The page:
Mainely Gourmet: The Lost Kitchen


A Labor of Love

by Kim Ridley



The bar at The Lost KitchenThe restaurant’s owners renovated the historic building, which dates to 1878, themselves.
Photos by Georges Nashan

When the fancy new convection oven blew up on The Lost Kitchen’s fourth night of operation last November, owners Erin and Todd French did what any determined self-starters would do: they hauled down their four-burner electric range from their upstairs apartment and carried on. It had, after all, gotten them through the previous 10 months as Erin tested out her recipes in The Lost Kitchen’s first incarnation: a “secret” supper club that served weekly dinners for 24 guests.

Not knowing about the oven mishap, my husband Tom and I stopped in for dinner a few nights later, a Saturday, with our friends Cathy and Ric. The building was easy enough to find: an elegant, 19th-century flatiron on the corner of Main Street in downtown Belfast. The only sign we spotted at first, however, was a scrap of cardboard hand lettered with black magic marker. Propped next to a few artfully stacked pumpkins on the doorstep, it simply read, “Open at 5 p.m.”

The Lost Kitchen doesn’t take reservations, so we arrived just after 5:30 to make sure we’d get a table. Well, that didn’t happen; we were told it would be a 45-minute wait. Rather than be Mainers about it and go someplace else, we found seats at the sleek zinc bar.

Lost Kitchen entreeThe overall effect is of pared-down elegance.

Alicia Richardson, Erin’s sister and an aspiring nutritionist, warmly welcomed us and ran down the evening’s drinks as we perused the small but well-rounded beer and wine list. Although the ginger-cilantro martini sounded like something my friends who are doing cleanses are swilling these days minus the vodka, I decided to give it a try. It was the most perfect cocktail I’ve had in a long time: refreshing, nicely balanced, and not too sweet.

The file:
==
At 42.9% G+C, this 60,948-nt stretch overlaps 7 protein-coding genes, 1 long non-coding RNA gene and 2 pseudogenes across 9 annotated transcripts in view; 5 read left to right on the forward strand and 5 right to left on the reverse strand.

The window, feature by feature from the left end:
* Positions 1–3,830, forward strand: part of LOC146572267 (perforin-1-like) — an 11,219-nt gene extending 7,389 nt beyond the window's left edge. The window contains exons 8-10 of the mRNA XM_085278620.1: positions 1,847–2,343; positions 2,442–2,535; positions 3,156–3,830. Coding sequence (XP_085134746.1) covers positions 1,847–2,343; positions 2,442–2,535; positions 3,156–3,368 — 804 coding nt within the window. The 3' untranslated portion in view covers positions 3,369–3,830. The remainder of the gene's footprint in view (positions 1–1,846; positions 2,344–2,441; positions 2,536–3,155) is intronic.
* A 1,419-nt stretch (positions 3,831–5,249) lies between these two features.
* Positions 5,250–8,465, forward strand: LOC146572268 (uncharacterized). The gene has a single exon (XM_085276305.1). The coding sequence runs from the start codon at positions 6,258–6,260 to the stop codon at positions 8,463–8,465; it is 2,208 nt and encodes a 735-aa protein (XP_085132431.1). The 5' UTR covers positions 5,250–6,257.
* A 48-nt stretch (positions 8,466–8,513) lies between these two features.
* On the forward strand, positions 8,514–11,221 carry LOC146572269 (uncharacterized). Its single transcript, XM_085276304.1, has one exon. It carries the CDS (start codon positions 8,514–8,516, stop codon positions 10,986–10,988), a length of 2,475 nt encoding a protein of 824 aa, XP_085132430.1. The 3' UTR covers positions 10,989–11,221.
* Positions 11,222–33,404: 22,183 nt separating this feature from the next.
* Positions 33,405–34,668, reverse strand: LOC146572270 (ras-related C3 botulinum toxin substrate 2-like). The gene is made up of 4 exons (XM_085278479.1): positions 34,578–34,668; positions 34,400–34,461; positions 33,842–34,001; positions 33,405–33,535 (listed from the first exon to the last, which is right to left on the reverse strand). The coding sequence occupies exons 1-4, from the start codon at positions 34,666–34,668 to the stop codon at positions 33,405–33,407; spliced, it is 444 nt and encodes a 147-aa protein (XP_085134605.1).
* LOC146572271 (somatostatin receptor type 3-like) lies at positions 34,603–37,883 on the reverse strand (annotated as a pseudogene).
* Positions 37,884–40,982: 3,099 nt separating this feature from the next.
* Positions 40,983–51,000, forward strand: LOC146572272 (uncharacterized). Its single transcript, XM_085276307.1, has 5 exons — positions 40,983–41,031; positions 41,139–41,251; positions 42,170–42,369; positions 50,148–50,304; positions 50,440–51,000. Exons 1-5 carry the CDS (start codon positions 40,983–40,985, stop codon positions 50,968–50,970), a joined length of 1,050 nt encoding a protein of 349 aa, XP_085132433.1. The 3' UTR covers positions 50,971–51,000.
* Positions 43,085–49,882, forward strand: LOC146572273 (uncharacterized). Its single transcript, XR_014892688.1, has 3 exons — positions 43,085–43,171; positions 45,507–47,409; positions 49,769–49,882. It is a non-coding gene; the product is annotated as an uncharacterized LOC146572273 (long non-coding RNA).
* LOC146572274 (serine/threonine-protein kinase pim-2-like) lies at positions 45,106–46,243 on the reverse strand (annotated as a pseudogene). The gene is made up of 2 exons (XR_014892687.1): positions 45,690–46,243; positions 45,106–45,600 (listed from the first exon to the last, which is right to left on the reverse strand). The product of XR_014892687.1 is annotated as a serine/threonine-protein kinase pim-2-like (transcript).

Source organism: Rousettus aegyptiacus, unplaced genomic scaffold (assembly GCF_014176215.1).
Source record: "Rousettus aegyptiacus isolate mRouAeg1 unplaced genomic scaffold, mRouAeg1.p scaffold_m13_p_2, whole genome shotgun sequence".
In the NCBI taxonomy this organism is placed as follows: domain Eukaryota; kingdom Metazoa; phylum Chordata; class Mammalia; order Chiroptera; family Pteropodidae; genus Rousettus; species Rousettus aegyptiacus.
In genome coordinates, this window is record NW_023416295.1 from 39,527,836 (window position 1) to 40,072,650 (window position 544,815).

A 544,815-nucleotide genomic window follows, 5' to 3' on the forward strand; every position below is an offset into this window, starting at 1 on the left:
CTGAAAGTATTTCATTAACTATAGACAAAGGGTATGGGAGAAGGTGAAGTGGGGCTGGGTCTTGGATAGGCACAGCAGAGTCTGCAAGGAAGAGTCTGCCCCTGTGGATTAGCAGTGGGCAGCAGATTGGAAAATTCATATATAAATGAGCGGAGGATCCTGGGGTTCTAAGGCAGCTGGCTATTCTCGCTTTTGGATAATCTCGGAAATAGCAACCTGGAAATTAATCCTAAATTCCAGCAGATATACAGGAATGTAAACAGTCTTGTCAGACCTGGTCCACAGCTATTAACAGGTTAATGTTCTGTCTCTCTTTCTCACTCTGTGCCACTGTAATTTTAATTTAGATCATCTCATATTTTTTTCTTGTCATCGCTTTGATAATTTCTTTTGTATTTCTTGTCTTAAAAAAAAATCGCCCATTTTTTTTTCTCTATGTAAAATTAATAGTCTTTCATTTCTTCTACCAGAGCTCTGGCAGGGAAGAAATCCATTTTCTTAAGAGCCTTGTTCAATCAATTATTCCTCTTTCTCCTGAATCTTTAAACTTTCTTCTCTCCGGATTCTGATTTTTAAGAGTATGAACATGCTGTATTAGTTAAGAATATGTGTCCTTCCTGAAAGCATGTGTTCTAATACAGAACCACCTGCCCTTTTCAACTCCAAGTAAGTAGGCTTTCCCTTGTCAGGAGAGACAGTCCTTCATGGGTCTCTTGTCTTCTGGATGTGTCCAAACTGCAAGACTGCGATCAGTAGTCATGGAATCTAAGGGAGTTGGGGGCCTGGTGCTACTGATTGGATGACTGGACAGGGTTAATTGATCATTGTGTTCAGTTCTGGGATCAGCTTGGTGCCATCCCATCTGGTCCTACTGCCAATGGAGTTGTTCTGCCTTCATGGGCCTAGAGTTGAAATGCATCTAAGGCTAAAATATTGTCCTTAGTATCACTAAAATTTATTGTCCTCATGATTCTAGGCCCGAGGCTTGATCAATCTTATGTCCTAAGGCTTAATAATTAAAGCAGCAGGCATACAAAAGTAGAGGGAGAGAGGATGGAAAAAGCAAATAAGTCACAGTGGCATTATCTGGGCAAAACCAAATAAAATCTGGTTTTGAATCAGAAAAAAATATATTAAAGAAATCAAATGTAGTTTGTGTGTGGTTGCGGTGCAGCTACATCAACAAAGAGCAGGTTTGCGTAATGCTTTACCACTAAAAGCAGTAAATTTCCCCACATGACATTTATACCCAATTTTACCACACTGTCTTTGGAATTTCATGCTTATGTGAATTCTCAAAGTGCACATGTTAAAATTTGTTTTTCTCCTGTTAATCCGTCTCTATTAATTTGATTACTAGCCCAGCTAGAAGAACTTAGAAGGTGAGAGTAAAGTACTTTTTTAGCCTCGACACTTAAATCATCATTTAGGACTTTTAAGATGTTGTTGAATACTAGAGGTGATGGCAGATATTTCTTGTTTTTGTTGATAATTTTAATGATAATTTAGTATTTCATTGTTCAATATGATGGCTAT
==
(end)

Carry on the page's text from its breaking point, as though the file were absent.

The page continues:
We ordered Belgian frites sprinkled with herbes-de-provence and crispy parsnip ribbons to nibble with our drinks. The latter were especially good, light and sweet. The bar proved to be the ideal perch from which to take in Hopperesque views of Main Street and the steady stream of patrons: a mix of well-heeled transplants and low-key locals, plus a couple of young farmers in hand-knit caps and a 20-something sporting a precision-spiked Mohawk.

I stopped checking my watch after two hours. Moments after we were finally seated at a table with profuse apologies for the wait, our server, Brian, brought a treat from the kitchen: four small, succulent fried oysters served on the half-shell with a crunchy celeriac and apple slaw, and a dollop of horseradish aioli.

We ordered Belgian frites sprinkled with herbes-de-provence and crispy parsnip ribbons to nibble with our drink.

The menu featured mostly small plates that could be combined into a meal or not, and three entrées, all of which starred fresh, local ingredients simply prepared. Ten Maine-made cheeses served with various condiments rounded out the selections.

It was news to me that people are raising water buffalo in Maine, so I had to try the local water buffalo burger, especially when Brian mentioned that buffalo is way leaner than beef. I wasn’t disappointed. Earthy, moist, and fine-textured, the burger was topped with caramelized onions and Hahn’s End Blue Velvet cheese and encased in a soft, house-made poppy seed bun. Still, I wanted a bit more flavor. Adding a dab of the horseradish aioli did the trick.